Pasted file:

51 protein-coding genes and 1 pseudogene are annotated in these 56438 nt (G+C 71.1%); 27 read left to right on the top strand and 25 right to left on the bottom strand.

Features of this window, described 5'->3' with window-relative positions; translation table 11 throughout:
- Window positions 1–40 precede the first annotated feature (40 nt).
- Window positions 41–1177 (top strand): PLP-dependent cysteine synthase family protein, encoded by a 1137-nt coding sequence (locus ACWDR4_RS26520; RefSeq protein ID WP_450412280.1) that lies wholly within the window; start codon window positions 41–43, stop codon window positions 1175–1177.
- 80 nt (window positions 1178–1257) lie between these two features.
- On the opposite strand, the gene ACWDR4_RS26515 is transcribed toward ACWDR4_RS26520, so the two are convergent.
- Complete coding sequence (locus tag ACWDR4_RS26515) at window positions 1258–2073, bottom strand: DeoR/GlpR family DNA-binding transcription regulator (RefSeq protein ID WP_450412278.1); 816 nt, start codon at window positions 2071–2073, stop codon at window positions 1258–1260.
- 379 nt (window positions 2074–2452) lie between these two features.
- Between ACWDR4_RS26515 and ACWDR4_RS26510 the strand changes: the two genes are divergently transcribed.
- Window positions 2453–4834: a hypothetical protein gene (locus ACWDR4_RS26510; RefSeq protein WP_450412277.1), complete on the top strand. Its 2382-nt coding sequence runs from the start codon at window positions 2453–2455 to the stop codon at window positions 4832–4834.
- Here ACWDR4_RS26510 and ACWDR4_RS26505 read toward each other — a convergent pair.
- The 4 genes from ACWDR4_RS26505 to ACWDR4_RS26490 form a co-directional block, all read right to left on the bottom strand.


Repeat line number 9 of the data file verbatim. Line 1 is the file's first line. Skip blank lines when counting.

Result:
- Between ACWDR4_RS26515 and ACWDR4_RS26510 the strand changes: the two genes are divergently transcribed.